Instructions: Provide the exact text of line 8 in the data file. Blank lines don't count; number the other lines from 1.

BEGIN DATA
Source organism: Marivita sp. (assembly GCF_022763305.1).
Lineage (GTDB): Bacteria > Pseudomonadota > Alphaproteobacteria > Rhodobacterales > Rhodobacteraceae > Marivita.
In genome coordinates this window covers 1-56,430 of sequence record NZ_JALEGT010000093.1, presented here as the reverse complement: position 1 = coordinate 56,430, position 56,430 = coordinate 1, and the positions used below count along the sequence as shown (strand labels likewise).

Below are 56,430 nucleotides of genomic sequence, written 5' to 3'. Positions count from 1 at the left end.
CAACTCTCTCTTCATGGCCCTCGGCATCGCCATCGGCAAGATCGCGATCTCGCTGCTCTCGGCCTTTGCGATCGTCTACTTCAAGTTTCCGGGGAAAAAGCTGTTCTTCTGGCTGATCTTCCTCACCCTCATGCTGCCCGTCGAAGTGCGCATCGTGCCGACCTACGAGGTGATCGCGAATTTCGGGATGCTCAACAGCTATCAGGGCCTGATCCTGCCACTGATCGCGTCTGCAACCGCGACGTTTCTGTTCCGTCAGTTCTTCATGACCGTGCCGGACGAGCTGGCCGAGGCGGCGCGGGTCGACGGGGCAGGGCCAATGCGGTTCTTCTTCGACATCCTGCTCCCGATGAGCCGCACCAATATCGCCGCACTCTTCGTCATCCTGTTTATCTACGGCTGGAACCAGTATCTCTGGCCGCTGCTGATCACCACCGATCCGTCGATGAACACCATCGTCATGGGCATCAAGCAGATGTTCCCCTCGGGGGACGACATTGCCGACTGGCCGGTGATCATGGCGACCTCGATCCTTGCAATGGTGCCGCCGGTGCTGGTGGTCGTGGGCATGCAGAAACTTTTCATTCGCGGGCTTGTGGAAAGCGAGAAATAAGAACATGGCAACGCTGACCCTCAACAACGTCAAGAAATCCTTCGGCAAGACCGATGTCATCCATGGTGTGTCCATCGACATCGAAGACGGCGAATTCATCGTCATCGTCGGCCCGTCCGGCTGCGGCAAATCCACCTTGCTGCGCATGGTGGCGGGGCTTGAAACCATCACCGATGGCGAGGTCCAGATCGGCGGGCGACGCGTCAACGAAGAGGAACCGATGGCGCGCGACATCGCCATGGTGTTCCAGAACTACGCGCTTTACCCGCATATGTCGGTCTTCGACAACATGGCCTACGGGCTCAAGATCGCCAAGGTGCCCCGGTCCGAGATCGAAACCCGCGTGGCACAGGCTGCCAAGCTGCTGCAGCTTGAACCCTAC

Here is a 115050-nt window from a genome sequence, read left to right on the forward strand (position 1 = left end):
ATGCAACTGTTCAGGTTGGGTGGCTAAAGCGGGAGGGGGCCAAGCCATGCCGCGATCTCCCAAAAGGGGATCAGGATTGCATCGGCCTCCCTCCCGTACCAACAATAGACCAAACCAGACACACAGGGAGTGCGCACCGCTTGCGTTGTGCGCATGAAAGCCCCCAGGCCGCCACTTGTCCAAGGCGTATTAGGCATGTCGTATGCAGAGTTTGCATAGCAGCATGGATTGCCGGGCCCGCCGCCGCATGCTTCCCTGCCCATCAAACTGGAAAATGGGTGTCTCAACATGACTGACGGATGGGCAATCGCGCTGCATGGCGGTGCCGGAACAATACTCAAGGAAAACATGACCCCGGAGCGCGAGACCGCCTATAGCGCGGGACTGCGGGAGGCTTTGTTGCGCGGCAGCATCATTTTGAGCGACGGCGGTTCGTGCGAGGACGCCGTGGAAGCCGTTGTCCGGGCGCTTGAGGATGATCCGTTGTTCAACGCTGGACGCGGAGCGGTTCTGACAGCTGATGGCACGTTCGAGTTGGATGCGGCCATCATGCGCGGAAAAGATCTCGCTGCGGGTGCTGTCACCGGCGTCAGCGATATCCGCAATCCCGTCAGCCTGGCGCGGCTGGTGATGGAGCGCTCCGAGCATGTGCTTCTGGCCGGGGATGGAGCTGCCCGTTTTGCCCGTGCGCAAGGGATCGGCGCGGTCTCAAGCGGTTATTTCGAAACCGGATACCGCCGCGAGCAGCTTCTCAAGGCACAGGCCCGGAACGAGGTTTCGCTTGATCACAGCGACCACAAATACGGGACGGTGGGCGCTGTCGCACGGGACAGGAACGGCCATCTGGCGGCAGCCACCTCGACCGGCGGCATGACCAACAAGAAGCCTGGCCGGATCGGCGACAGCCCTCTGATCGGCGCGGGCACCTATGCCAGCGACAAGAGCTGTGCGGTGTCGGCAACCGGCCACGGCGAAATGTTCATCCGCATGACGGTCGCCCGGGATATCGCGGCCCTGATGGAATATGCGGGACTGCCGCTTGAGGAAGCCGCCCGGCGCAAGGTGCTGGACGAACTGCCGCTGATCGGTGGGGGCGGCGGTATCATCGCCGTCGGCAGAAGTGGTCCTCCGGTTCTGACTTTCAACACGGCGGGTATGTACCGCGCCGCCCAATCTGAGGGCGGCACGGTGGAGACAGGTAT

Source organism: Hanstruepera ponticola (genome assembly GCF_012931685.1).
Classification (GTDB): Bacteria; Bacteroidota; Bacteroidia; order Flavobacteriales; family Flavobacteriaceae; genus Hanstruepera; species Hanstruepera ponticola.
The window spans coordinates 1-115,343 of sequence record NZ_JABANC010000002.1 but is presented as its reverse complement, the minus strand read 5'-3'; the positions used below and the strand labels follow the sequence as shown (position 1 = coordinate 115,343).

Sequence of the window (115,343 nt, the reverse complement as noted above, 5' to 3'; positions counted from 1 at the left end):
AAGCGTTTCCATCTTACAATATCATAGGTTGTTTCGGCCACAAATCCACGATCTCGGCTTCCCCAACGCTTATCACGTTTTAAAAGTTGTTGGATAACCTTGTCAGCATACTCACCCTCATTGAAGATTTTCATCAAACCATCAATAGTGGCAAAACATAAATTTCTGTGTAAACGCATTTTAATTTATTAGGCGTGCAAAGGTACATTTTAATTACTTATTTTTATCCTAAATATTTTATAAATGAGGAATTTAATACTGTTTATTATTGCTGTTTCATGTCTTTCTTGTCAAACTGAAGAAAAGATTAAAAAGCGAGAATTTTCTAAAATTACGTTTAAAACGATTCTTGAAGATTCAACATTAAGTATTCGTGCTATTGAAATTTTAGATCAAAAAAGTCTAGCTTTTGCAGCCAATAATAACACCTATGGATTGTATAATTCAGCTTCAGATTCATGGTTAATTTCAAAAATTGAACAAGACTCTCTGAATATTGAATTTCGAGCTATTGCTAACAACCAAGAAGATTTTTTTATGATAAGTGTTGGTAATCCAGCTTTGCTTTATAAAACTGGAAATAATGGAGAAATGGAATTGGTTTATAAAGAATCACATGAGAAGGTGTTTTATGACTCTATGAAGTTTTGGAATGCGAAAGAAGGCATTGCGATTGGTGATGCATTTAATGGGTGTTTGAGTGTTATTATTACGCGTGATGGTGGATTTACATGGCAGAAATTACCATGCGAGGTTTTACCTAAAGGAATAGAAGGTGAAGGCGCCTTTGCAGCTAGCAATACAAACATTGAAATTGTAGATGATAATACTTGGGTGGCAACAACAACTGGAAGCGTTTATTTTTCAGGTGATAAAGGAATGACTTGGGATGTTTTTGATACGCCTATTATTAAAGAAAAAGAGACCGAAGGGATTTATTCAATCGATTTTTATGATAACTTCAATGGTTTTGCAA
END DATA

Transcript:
Source organism: Hanstruepera ponticola (genome assembly GCF_012931685.1).